Category: Fishes | Resource

Indian Pellona, Pellona ditchela Valenciennes, 1847

Systematic position
Phylum: Chordata
Class: Actinopterygii (Ray-finned fishes)
Order: Clupeiformes (Herrings)
Suborder: Clupeoidei
Family: Pristigasteridae (Longfin herrings)
Subfamily: Pelloninae
Genus: Pellona
Species: P. ditchela

Synonyms
Ilisha hoeveni (Bleeker, 1852)
Ilisha hoevenii (Bleeker, 1852)
Pellona hoeveni Bleeker, 1852
Pellona hoevenii Bleeker, 1852
Pellona natalensis Gilchrist & Thompson, 1908

Common/local names
English: Indian Pellona, Big-eyed Herring and Indian Pellona herring
Bangladesh: Choukka (চৌখ্যা)

Geographical distributions: Indo-west Pacific (Talwar and Jhingran, 1991), Bay of Bengal, eastern ocean of India, Northern Australia, east Africa and north Taiwan (Shafi and Quddus, 2003),  Indo-west Pacific from western Gulf of Oman to Durban, South Africa including Madagaskcar, Thailand, Bangladesh, India, Indonesia, the Philippines and Southern Australia (Siddique et al., 2007).

Conservation status: Not threatened in Bangladesh (IUCN Bangladesh, 2000).

Morphology: Body compressed and moderately deep. 18-19 pre-pelvic and 8-9 post-pelvic and total 26-28 scutes present in belly (Talwar and Jhingran, 1991). Maxilla extends to below the middle of the orbit. A toothed bone present between the pre-maxillary and middle of the maxillary. Occipital ridges posteriorly converge. Eyes large and mouth oblique . Adipose eyelids present. Minute teeth present in a single row on jaws. Lower jaw projecting. Dorsal fin originates from the midpoint of the body (Talwar and Jhingran, 1991) or origin nearer to the snout tip than to the caudal. Anal originate almst behind the dorsal and pelvic is somewhat as long as eye. Caudal fin forked. Gill raker longer than filaments and 23-26 (Rahman, 1989 and 2005) or 22-27 (Talwar and Jhingran, 1991) in number present on lower part of first arch. Scales present with upper and lower vertical striae slightly overlapping each other at centre of scales.

Head 3.4-3.9 in standard, 4.5-5.0 in total length. Height 2.5-3.0 in standard, 3.3-4.8 in total length. Eye 2.6-3.0; Snout and interorbital less than eye-diameter. Lateral line contains 40-45 scales (Rahman, 1989 and 2005). Body silvery with a burnished lateral band and upper edge of the dorsal fin slightly dark.

Fin formula:
D. 17-18; P1. 17; P2. 7; A. 39-42 (Rahman, 1989 and 2005; Siddique et al., 2007)
D. iii-iv 13-16; A. iii 31-36; P. i 15; V. i 6 (Talwar and Jhingran, 1991)

Maximum lengths: 8.1 cm (Rahman, 1989 and 2005) and 16 cm (Talwar and Jhingran, 1991; Huda et al., 2003).

Habitats: Marine, coastal, but entering mangrove swamps and penetrating estuaries (Talwar and Jhingran, 1991). Enters tidal rivers (Rahman.1989 and 2005), Coastal waters and seas (Shafi and Quddus, 2003), Make school in water, ascends tidal rivers and mangrove swamp  and occurs in the estuaries of Bay of Bengal (Siddique et al., 2007). Available in the Sundarbans (Huda et al., 2003).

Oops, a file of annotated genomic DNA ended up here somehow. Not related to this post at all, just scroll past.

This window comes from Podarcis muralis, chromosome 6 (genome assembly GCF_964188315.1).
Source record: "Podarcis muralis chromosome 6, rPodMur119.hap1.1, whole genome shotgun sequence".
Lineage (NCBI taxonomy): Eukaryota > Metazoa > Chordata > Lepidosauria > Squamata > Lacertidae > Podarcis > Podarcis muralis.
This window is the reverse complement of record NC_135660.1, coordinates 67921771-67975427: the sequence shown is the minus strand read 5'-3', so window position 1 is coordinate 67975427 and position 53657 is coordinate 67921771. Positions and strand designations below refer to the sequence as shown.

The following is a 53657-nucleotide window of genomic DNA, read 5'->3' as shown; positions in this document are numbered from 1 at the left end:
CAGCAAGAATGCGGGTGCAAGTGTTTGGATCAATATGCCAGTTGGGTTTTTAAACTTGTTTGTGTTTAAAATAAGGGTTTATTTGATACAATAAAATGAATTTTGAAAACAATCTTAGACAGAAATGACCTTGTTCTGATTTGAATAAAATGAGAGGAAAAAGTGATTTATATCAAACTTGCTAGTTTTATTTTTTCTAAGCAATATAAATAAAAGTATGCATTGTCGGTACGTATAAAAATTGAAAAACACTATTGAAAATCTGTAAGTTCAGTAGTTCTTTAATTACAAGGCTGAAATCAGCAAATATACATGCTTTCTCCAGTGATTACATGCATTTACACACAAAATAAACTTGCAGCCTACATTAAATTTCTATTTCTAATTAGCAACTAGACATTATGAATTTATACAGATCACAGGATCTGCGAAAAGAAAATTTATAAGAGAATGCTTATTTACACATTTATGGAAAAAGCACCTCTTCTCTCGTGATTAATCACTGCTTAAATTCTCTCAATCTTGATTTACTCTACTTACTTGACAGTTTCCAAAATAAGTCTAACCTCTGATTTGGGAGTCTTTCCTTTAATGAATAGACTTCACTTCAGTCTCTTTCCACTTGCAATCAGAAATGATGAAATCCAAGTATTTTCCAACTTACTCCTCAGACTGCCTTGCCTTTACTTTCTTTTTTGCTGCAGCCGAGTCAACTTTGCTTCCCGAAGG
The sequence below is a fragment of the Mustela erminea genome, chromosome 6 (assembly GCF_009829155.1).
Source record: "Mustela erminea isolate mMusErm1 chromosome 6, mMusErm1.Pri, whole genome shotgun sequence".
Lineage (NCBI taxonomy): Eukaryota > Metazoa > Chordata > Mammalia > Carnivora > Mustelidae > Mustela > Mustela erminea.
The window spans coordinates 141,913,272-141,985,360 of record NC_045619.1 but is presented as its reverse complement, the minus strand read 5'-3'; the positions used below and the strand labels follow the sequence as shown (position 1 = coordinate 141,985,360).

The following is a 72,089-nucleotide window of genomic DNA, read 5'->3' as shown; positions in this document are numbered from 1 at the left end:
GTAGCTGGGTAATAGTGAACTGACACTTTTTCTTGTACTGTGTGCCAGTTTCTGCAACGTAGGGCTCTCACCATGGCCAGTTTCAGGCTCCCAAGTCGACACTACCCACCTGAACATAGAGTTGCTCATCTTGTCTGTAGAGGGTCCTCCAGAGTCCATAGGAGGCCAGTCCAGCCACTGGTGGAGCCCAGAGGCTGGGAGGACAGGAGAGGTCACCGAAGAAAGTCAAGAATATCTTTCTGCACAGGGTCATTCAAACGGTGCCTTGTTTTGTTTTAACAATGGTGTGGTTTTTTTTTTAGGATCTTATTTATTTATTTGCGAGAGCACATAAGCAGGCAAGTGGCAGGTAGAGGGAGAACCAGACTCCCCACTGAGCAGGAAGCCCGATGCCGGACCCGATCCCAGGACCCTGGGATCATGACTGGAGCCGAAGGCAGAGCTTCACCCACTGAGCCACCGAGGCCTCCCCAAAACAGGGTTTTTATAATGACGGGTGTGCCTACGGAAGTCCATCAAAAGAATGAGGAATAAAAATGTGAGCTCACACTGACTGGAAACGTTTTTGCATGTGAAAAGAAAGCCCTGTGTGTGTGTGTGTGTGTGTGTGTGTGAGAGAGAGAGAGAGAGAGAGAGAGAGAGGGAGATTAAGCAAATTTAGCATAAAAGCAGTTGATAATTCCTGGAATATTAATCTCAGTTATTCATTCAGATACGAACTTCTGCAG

Food and feeding: Planktivorous (Shafi and Quddus, 2003); Feeds on small planktonic organisms, especially diatoms (Siddique et al., 2007).

Ecological role: Control water pollution by consuming aquatic plants and detritus (Siddique et al., 2007).

Fishery information: Caught mainly with purse seine, beach seine and set bag nets (Siddique et al., 2007). Contributes to artisanal catches of clupeoids in Bangladesh estuaries (Talwar and Jhingran, 1991); Regarded as an excellent bait in the Tuna fishery and also used to make fish ball and fish bait (Rajan, 2003)

 

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REFERENCES

Bleeker P (1852) Bijdrage tot de kennis der ichthyologische fauna van Singapore. Natuurkundig Tijdschrift voor Nederlandsch Indië 3:51-86.

Gilchrist JDF and Thompson WW (1908) Descriptions of fishes from the coast of Natal. Annals of the South African Museum 6 (2): 145-206.

Huda MS, Haque ME, Babul AS and Shil NC (ed.) (2003) Field guide to finfishes of Sundarban, Aquatic resources division, Sundarban, Boyra, Khulna, Bangladesh, p. 66.

IUCN Bangladesh (2000) Red book of threatened fishes of Bangladesh, IUCN- The world conservation union. xii+116 pp.

Rahman AKA (1989) Freshwater Fishes of Bangladesh, 1st edition, Zoological Society of Bangladesh, Department of Zoology, University of Dhaka, Dhaka-1000, pp. 254-255.

Rahman AKA (2005) Freshwater Fishes of Bangladesh, 2nd edition, Zoological Society of Bangladesh, Department of Zoology, University of Dhaka, Dhaka-1000, pp. 278-279.

Rajan PT (2003) A Field Guide to Marine Food Fishes Of Andaman and Nicobar Islands. Zoological Survey of India, Kolkata. pp. 260.

Shafi M and Quddus MMA (2003) Bangaposhagorer Matsho Shampad (Fisheries of the Bay of Bengal) (in Bengali), Kabir publication. Dhaka, Bangladesh. p. 126.

Siddiqui KU, Islam MA, Kabir SMH , Ahmad ATA, Rahman AKA, Haque EU, Ahmed ZU, Begum ZNT, Hasan MA, Khondker M and Rahman MM (eds) (2007) Encyclopedia of Flora and Fauna of Bangladesh, Vol. 23. Freshwater Fishes. Asiatic Society of Bangladesh, Dhaka. P. 17.

Talwar PK and Jhingran AG (1991) Inland Fishes of India and Adjacent Countries, Vol. I, Oxford & IBH Publishing Co. Pvt. Ltd. New Delhi-Calcutta, pp. 124-125.

 

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MS Student, Department of Fisheries, University of Rajshahi, Rajshahi-6205, Bangladesh. Email: smanaser@gmail.com; smanaser@bdfish.org. More...

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